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Phishing is like fishing in that it uses bait or a lure to make a catch. Phishing, however, refers to baiting a person — often, but not always, through an email — to reveal important personal information that could help the phishing scammer gain access to accounts or money or steal the target’s identity. SMiShing, or smishing, is short for SMS phishing, that is, phishing using SMS messages. The term was coined on 25 August 2006 by David Rayhawk and first used on the McAfee® Avert® Labs blog.
Whereas the goal of phishing is often to have the target divulge valuable personal information — such as credit card numbers, bank account numbers, or usernames and passwords — after clicking some kind of link, SMiShing may either request a response or take a different approach that involves a download. In this case, the target is tricked into downloading a virus or malware, such as a Trojan horse, onto his or her mobile phone.
SMiShing threats have worked in a variety of ways. An early one came as a confirmation SMS message for a dating service, telling the target that he or she would be charged unless a link was clicked to cancel. The URL contained a prompt to download a program containing a Trojan horse, which would turn the cell phone into a zombie, allowing the scammer to take control of it and possibly use it for distributed denial-of-service (DDoS) attacks. Alternatively, the SMiShing scame might allow the download of spyware that would allow the scammer to eavesdrop on conversations held on the phone.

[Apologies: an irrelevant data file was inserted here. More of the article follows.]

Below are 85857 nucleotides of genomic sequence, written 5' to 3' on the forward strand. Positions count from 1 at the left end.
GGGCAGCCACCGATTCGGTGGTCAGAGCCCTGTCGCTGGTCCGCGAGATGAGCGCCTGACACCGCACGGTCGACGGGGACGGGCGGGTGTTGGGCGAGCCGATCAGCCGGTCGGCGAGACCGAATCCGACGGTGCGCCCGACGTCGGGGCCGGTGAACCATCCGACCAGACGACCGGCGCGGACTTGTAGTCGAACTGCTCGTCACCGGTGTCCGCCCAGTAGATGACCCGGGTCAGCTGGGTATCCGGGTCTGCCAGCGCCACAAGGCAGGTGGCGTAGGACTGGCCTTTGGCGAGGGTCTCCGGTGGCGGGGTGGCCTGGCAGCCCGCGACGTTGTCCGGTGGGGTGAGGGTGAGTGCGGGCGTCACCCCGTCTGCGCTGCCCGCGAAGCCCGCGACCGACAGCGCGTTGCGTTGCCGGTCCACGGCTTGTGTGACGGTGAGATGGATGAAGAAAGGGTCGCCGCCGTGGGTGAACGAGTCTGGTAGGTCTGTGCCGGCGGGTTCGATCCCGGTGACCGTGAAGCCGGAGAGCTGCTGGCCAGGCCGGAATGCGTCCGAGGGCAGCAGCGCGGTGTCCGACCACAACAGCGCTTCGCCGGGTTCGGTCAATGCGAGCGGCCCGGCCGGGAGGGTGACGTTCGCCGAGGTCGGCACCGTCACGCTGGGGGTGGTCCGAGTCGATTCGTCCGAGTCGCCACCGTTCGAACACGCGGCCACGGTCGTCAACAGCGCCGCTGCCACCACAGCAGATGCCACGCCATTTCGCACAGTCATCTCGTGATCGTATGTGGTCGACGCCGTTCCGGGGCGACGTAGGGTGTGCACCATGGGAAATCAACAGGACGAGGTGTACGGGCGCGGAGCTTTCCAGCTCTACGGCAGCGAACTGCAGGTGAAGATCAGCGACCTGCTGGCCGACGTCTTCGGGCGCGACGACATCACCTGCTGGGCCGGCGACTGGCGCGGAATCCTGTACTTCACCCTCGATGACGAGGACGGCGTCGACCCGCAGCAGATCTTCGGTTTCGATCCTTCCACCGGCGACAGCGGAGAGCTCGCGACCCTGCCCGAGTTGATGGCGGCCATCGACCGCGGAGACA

Anti-virus software and anti-malware software are useful in helping prevent SMiShing attacks. Avoiding clicking on suspicious text messages is another useful strategy. When in doubt, emails that threaten account closure or denied access, or charges unless action is taken should be confirmed via a phone call rather than by responding to the message itself. It is particularly important not to use any number given in the message itself, but to independently find the number, for example, on a bank card or credit card, in the phone book, or some other tamper-proof way.
Some financial institutions make a point of alerting customers to the styles of attacks that have been reported, so customers can check to see if this service is available. Also, customers can report suspicious messages to the apparent source — but in a fresh email, not by clicking ‘Reply’ — and to their Internet Service Provider (ISP), to help prevent the spread of SMiShing.
How do we know the phone in the picture is receiving a smishing attack, not just a harmless text?